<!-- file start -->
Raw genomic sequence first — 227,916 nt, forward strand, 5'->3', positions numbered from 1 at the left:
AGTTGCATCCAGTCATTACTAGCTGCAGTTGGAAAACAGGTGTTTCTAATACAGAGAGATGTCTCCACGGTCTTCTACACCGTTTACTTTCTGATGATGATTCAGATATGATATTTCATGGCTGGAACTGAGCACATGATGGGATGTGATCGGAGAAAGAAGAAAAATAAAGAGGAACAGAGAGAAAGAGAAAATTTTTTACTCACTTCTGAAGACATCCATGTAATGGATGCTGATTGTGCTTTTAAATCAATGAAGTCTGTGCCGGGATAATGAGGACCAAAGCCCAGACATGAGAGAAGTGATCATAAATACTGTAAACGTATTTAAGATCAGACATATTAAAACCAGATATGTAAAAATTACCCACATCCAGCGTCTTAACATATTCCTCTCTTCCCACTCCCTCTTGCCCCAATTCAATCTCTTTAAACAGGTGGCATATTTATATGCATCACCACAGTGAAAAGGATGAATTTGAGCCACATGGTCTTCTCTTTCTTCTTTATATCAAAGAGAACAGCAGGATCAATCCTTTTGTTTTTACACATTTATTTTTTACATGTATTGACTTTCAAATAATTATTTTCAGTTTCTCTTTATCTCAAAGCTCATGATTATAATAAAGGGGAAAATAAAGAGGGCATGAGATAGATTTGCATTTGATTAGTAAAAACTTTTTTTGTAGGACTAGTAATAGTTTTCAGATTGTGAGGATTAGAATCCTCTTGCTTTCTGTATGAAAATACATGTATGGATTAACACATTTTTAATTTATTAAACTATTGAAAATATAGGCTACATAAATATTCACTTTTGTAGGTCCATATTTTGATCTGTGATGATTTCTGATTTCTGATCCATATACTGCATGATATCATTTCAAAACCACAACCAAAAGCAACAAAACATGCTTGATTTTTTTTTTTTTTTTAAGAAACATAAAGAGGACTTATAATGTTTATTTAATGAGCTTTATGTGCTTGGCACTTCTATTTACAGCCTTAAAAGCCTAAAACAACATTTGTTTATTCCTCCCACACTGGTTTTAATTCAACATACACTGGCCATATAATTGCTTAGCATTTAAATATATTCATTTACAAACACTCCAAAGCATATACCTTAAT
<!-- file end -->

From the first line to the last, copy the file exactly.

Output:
Raw genomic sequence first — 227,916 nt, forward strand, 5'->3', positions numbered from 1 at the left:
AGTTGCATCCAGTCATTACTAGCTGCAGTTGGAAAACAGGTGTTTCTAATACAGAGAGATGTCTCCACGGTCTTCTACACCGTTTACTTTCTGATGATGATTCAGATATGATATTTCATGGCTGGAACTGAGCACATGATGGGATGTGATCGGAGAAAGAAGAAAAATAAAGAGGAACAGAGAGAAAGAGAAAATTTTTTACTCACTTCTGAAGACATCCATGTAATGGATGCTGATTGTGCTTTTAAATCAATGAAGTCTGTGCCGGGATAATGAGGACCAAAGCCCAGACATGAGAGAAGTGATCATAAATACTGTAAACGTATTTAAGATCAGACATATTAAAACCAGATATGTAAAAATTACCCACATCCAGCGTCTTAACATATTCCTCTCTTCCCACTCCCTCTTGCCCCAATTCAATCTCTTTAAACAGGTGGCATATTTATATGCATCACCACAGTGAAAAGGATGAATTTGAGCCACATGGTCTTCTCTTTCTTCTTTATATCAAAGAGAACAGCAGGATCAATCCTTTTGTTTTTACACATTTATTTTTTACATGTATTGACTTTCAAATAATTATTTTCAGTTTCTCTTTATCTCAAAGCTCATGATTATAATAAAGGGGAAAATAAAGAGGGCATGAGATAGATTTGCATTTGATTAGTAAAAACTTTTTTTGTAGGACTAGTAATAGTTTTCAGATTGTGAGGATTAGAATCCTCTTGCTTTCTGTATGAAAATACATGTATGGATTAACACATTTTTAATTTATTAAACTATTGAAAATATAGGCTACATAAATATTCACTTTTGTAGGTCCATATTTTGATCTGTGATGATTTCTGATTTCTGATCCATATACTGCATGATATCATTTCAAAACCACAACCAAAAGCAACAAAACATGCTTGATTTTTTTTTTTTTTTTAAGAAACATAAAGAGGACTTATAATGTTTATTTAATGAGCTTTATGTGCTTGGCACTTCTATTTACAGCCTTAAAAGCCTAAAACAACATTTGTTTATTCCTCCCACACTGGTTTTAATTCAACATACACTGGCCATATAATTGCTTAGCATTTAAATATATTCATTTACAAACACTCCAAAGCATATACCTTAAT